The US government continues to separate families at the border, and Attorney General Jeff Sessions issued a ruling this week that would make it almost impossible for asylum seekers who cite fears of domestic violence or gang violence to enter or stay in the US, reducing the asylum process to “Saying a few simple words — claiming a fear of return — is now transforming a straightforward arrest for illegal entry and immediate return into a prolonged legal process.” The Washington Monthly reports, “As Pew Research has documented, the number of undocumented immigrants attempting to enter the United States from Mexico has been on the decline in recent years, while the number who are fleeing violence in Guatemala, Honduras and El Salvador has been on the rise. Only about one in ten of those immigrants who claim asylum are granted permanent status in the U.S. In yet another attempt to signal “a tough deterrent,” Sessions’ decision yesterday pretty much excluded the possibility of gaining asylum for any migrants from those three countries. Under federal law, asylum applicants must show that either “race, religion, nationality, membership in a particular social group, or political opinion … was or will be at least one central reason” for their persecution. In a landmark case before the Board of Immigration Appeals in 2016, the precedent was set for women fleeing domestic violence to be eligible for asylum. The question was whether domestic violence fit the criteria of “membership in a particular social group” because it took place in the private sphere. The appeals board found that there was a fit because women are often unable to leave violent relationships and their governments have refused to protect them. The attorney general disagreed.” This Department of Justice ruling fits into a broader pattern of immigration enforcement under the Trump administration designed to make it harder for people to claim asylum in the US and deter would-be immigrants from attempting to the enter the country by implementing extreme measures like separating parents and children. On Thursday, Families Belong Together rallies across the country called on the administration to stop separating families.
At the annual meeting of the American Medical Associations, members endorsed a gun safety platform that included measures like raising the minimum age to buy or own guns and ammunition to 21, enacting stricter licensing and safety training requirements for gun owners, requiring registration of all firearms, blocking people with a history of domestic violence from buying or owning guns, instating gun violence restraining orders, and improving physicians’ training to recognize patients at risk of suicide (a CDC report released last week showed that guns were involved in 51% of suicides).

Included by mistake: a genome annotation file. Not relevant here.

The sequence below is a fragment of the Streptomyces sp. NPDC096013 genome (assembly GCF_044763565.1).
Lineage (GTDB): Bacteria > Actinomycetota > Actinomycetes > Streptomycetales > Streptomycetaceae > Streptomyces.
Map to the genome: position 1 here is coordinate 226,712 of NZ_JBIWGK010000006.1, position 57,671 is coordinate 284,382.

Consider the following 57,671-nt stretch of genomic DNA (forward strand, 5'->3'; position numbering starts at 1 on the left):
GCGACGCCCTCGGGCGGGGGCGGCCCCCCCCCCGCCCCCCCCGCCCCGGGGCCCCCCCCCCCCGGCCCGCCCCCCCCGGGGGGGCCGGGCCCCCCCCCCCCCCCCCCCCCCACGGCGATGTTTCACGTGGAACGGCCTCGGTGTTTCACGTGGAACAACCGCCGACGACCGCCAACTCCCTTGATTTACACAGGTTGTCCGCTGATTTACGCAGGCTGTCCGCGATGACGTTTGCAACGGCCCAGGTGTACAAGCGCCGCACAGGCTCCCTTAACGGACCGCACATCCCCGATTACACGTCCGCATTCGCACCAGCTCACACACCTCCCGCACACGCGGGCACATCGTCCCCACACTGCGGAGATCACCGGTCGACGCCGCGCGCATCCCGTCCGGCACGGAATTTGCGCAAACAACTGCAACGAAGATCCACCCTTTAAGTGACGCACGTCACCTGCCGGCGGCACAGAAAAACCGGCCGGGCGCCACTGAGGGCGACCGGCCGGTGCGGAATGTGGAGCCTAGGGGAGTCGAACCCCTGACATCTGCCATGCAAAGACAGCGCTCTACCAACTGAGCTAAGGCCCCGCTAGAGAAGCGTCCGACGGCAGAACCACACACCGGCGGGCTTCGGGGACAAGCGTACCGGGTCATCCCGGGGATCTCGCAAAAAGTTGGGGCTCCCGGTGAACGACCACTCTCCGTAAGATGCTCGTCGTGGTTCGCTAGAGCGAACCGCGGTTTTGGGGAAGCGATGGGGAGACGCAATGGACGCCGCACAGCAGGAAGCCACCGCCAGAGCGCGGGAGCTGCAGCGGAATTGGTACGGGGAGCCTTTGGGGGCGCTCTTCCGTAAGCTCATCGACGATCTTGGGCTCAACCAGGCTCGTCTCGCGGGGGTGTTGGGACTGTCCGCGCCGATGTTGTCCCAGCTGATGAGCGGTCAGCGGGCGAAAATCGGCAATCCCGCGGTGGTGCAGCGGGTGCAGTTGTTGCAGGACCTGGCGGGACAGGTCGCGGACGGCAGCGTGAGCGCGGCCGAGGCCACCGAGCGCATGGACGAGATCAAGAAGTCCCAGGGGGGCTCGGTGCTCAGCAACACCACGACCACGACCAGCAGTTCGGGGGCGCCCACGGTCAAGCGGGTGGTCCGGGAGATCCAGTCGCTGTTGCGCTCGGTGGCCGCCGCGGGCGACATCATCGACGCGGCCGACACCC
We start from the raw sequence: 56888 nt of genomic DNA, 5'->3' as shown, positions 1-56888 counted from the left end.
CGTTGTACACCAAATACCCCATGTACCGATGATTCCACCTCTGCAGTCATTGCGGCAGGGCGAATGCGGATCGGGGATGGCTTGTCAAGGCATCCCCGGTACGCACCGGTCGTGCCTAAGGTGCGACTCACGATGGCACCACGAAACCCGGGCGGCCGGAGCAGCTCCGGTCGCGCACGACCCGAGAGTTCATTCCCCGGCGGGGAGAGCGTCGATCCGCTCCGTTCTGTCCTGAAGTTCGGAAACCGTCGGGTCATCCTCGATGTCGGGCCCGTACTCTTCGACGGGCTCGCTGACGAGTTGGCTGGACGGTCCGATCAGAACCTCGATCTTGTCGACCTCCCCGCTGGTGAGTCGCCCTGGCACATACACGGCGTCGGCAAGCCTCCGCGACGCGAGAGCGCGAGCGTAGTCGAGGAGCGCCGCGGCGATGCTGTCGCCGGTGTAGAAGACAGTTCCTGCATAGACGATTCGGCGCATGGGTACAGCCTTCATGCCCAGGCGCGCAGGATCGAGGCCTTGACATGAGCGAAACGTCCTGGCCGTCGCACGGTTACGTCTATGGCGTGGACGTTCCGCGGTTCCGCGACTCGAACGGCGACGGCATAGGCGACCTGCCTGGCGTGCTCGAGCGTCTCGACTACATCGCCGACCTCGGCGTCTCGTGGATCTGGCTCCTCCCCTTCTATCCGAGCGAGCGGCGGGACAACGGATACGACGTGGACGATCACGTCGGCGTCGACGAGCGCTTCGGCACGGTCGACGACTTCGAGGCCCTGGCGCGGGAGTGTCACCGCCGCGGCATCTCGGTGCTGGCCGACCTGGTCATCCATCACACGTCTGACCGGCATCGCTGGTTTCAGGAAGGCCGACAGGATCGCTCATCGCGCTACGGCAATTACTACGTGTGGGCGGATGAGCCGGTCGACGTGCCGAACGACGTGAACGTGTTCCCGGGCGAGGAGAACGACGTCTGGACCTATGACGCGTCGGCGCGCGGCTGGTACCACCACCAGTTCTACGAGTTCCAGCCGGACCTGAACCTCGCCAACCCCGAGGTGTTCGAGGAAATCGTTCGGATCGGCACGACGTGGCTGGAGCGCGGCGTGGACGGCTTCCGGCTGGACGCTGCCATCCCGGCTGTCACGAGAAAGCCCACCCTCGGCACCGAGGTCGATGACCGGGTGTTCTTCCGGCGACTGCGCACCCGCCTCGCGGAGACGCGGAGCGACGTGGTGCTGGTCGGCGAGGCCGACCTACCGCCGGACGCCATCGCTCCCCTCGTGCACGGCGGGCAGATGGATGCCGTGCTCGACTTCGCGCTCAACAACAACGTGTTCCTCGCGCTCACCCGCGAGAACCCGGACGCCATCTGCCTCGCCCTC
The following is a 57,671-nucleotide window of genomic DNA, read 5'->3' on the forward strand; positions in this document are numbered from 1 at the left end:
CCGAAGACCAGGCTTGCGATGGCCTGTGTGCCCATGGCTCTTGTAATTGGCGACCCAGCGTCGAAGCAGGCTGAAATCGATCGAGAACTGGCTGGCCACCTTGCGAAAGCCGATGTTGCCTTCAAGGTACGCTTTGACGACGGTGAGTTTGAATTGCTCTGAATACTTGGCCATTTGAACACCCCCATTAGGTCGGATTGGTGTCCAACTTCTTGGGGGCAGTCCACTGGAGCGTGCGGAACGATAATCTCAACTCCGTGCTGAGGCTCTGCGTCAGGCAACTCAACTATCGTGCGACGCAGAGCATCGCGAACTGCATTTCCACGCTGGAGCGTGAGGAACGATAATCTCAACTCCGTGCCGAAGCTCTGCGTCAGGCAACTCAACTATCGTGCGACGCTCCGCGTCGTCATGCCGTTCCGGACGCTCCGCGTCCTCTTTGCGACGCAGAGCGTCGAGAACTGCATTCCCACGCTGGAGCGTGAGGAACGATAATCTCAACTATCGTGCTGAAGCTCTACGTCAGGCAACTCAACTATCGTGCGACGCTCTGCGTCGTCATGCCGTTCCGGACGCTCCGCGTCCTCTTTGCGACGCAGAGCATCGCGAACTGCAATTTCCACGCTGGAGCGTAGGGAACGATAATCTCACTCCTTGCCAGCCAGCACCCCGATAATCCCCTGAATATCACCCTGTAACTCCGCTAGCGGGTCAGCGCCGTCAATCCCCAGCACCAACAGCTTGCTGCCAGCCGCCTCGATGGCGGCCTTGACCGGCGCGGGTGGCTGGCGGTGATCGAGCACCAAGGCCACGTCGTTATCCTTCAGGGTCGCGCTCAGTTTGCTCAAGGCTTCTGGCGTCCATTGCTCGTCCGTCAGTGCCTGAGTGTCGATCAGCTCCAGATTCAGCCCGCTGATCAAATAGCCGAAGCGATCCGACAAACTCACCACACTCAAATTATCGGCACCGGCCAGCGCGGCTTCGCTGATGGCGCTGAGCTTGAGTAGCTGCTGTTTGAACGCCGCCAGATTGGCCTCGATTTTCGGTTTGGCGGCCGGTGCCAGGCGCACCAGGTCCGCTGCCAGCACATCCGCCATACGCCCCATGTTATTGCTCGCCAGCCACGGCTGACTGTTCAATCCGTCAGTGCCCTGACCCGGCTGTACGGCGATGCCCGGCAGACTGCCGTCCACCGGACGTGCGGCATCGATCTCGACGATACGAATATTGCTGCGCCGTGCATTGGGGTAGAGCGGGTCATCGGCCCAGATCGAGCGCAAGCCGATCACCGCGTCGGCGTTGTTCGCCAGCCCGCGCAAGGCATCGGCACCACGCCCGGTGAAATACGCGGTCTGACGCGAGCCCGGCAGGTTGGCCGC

The Supreme Court upheld the state of Ohio’s purge of voter registration rolls when a voter does not vote for two or more years and fails to respond to state election officials. Dale Ho of the American Civil Liberties Union wrote in a New York Times op-ed, “According to a Reuters analysis in 2016, about 144,000 voters in Ohio’s three largest counties were purged. And, as Justice Sonia Sotomayor noted in a pointed dissent, Ohio’s program has “disproportionately affected minority, low-income, disabled and veteran voters.” Indeed, the Reuters analysis found that, in Hamilton County, which includes Cincinnati, voters in predominantly African-American neighborhoods were more than twice as likely to be purged as voters in a more affluent and whiter suburban area…” The process of challenging Ohio’s voter purge also reveals a shift away from protecting civil rights like voting at the Department of Justice: “For more than 20 years, the Department of Justice had consistently argued that purges like Ohio’s were illegal. In 2016, the Justice Department filed a brief in an appellate court supporting the challenge to Ohio’s program. But the Trump administration flipped sides when the case reached the Supreme Court, submitting a brief defending Ohio’s efforts as legal.”
National Public Radio reported on a new study from the National Center for Health Statistics that the suicide rate among women and girls is rising. "Typically there's between three and four times as many suicides among males as among females," says Dr. Holly Hedegaard, a medical epidemiologist at the NCHS and the main author of the new study. In 2016, about 21 boys or men out of 100,000 took their own lives. On the other hand, just six girls or women out of 100,000 died by suicide that year. But when Hedegaard and her colleagues compared the rise in the rates of death by suicide from 2000 to 2016, the increase was significantly larger for females — increasing by 21 percent for boys and men, as compared to 50 percent for girls and women.